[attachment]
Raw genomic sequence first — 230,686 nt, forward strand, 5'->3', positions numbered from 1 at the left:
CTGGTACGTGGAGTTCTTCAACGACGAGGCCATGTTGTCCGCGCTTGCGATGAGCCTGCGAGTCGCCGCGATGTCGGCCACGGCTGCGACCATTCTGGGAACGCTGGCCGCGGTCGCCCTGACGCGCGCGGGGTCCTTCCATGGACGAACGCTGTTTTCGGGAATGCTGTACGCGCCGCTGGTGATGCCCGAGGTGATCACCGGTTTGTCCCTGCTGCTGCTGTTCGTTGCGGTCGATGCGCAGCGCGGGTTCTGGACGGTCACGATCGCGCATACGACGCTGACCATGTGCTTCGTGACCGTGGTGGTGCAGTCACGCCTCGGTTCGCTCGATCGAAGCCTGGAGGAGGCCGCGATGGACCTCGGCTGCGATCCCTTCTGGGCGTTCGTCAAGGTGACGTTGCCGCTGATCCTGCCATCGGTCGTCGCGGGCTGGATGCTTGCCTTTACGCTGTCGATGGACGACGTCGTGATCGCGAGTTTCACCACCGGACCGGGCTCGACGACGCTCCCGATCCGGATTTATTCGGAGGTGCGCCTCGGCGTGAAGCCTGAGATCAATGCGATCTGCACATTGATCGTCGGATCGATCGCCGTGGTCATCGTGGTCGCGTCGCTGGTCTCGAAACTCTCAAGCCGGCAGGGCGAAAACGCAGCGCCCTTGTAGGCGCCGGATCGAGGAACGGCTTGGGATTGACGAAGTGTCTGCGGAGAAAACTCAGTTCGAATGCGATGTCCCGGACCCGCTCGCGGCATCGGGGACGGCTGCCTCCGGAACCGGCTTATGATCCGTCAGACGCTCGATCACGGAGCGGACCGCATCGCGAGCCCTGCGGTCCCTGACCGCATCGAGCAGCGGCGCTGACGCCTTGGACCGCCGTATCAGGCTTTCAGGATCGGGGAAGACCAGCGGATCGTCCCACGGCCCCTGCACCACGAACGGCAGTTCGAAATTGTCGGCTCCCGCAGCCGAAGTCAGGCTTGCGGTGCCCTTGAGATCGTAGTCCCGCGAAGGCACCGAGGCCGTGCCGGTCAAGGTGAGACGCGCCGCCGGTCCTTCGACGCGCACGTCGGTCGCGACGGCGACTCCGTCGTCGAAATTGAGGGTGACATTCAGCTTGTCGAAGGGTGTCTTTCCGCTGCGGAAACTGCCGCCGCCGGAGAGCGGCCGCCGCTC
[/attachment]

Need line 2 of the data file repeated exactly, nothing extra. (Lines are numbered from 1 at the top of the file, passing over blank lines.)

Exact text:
CTGGTACGTGGAGTTCTTCAACGACGAGGCCATGTTGTCCGCGCTTGCGATGAGCCTGCGAGTCGCCGCGATGTCGGCCACGGCTGCGACCATTCTGGGAACGCTGGCCGCGGTCGCCCTGACGCGCGCGGGGTCCTTCCATGGACGAACGCTGTTTTCGGGAATGCTGTACGCGCCGCTGGTGATGCCCGAGGTGATCACCGGTTTGTCCCTGCTGCTGCTGTTCGTTGCGGTCGATGCGCAGCGCGGGTTCTGGACGGTCACGATCGCGCATACGACGCTGACCATGTGCTTCGTGACCGTGGTGGTGCAGTCACGCCTCGGTTCGCTCGATCGAAGCCTGGAGGAGGCCGCGATGGACCTCGGCTGCGATCCCTTCTGGGCGTTCGTCAAGGTGACGTTGCCGCTGATCCTGCCATCGGTCGTCGCGGGCTGGATGCTTGCCTTTACGCTGTCGATGGACGACGTCGTGATCGCGAGTTTCACCACCGGACCGGGCTCGACGACGCTCCCGATCCGGATTTATTCGGAGGTGCGCCTCGGCGTGAAGCCTGAGATCAATGCGATCTGCACATTGATCGTCGGATCGATCGCCGTGGTCATCGTGGTCGCGTCGCTGGTCTCGAAACTCTCAAGCCGGCAGGGCGAAAACGCAGCGCCCTTGTAGGCGCCGGATCGAGGAACGGCTTGGGATTGACGAAGTGTCTGCGGAGAAAACTCAGTTCGAATGCGATGTCCCGGACCCGCTCGCGGCATCGGGGACGGCTGCCTCCGGAACCGGCTTATGATCCGTCAGACGCTCGATCACGGAGCGGACCGCATCGCGAGCCCTGCGGTCCCTGACCGCATCGAGCAGCGGCGCTGACGCCTTGGACCGCCGTATCAGGCTTTCAGGATCGGGGAAGACCAGCGGATCGTCCCACGGCCCCTGCACCACGAACGGCAGTTCGAAATTGTCGGCTCCCGCAGCCGAAGTCAGGCTTGCGGTGCCCTTGAGATCGTAGTCCCGCGAAGGCACCGAGGCCGTGCCGGTCAAGGTGAGACGCGCCGCCGGTCCTTCGACGCGCACGTCGGTCGCGACGGCGACTCCGTCGTCGAAATTGAGGGTGACATTCAGCTTGTCGAAGGGTGTCTTTCCGCTGCGGAAACTGCCGCCGCCGGAGAGCGGCCGCCGCTC